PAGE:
Canada’s National Sex Offender Registry (NSOR) is a byproduct of the Sex Offender Information Registration Act (SOIRA). In short, NSOR is a database which stores readily accessible data for Canadian policing agencies about convicted persons of certain “designated offences”. The purpose of NSOR as described by Parliament is to “help police services prevent and investigate crimes of a sexual nature by requiring the registration of certain information relating to sex offenders”. Having this information on hand is meant to expedite investigation processes related to sexual crimes, especially in instances where ‘time is of the essence’ in an investigative matter.
SOIRA was first enacted in 2004. At this time, a sex offender could be placed in the registry if the Crown prosecutor applied for such an order, and it was approved. Additionally, SOIRA gave judges discretionary privileges to exclude certain offenders from the registry where the effects of the order on the offender’s section 7 Charter rights were grossly disproportionate to the protections the registration would achieve. However, in 2011, the government amended SOIRA so that anyone convicted of any of the designated offences would be mandated to register.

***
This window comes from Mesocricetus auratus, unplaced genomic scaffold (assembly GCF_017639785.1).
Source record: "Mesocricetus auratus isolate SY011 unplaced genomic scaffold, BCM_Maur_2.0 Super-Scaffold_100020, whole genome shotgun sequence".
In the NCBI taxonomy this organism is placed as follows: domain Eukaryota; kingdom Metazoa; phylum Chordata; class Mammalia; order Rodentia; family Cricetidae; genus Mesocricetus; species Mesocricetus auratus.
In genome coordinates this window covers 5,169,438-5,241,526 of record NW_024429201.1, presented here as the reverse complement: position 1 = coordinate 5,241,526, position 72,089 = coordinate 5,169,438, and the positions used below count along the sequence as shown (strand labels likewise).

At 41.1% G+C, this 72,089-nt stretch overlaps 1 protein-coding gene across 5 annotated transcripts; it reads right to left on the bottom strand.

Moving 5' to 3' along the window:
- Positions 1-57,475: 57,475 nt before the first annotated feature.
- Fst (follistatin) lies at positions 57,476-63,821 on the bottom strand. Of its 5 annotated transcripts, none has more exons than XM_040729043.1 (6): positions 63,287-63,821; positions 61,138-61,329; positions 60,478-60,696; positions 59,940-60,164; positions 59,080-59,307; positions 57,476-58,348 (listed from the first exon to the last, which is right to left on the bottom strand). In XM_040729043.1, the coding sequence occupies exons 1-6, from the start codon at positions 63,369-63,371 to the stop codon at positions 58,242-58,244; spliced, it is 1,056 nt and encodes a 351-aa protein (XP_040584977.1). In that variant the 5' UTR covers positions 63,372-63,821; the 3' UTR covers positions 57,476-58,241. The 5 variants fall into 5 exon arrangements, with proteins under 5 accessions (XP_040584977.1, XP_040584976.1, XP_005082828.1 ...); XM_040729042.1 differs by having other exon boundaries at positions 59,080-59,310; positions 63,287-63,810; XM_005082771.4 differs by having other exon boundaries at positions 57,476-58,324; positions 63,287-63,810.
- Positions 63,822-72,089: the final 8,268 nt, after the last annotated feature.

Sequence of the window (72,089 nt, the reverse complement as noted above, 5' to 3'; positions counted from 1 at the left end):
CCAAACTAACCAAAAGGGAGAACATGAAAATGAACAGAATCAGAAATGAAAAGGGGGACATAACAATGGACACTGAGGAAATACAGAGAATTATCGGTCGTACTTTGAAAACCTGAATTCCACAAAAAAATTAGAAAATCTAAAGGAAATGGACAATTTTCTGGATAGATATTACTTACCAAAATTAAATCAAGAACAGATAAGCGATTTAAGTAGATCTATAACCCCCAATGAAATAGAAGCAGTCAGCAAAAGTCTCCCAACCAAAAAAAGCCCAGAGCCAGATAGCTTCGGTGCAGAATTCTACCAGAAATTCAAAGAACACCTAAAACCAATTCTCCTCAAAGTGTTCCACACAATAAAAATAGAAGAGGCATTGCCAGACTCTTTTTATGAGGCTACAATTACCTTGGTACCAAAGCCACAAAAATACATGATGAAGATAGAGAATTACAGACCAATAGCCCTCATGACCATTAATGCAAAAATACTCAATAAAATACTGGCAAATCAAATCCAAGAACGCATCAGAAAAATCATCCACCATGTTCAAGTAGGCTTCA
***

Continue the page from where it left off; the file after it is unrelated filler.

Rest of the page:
More recently this was deemed by the Supreme Court of Canada as unconstitutional and therefore, in response, the Canadian Senate introduced Bill S-12. The details of this Bill are discussed in more detail here.
The Existing National Sex Offender Registry
Who Has to Report?
There are essentially three scenarios where you may find yourself having to report. The first is should you commit any of the offences enumerated in ss. 490.011(1)(a),(c),(c.1),(d),(d.1) or (e). There are many offences included in these sections. They are linked here. Anyone found guilty and sentenced, or found not criminally responsible for these offences MUST comply with SOIRA reporting (see: section 490.012(1) of the Criminal Code).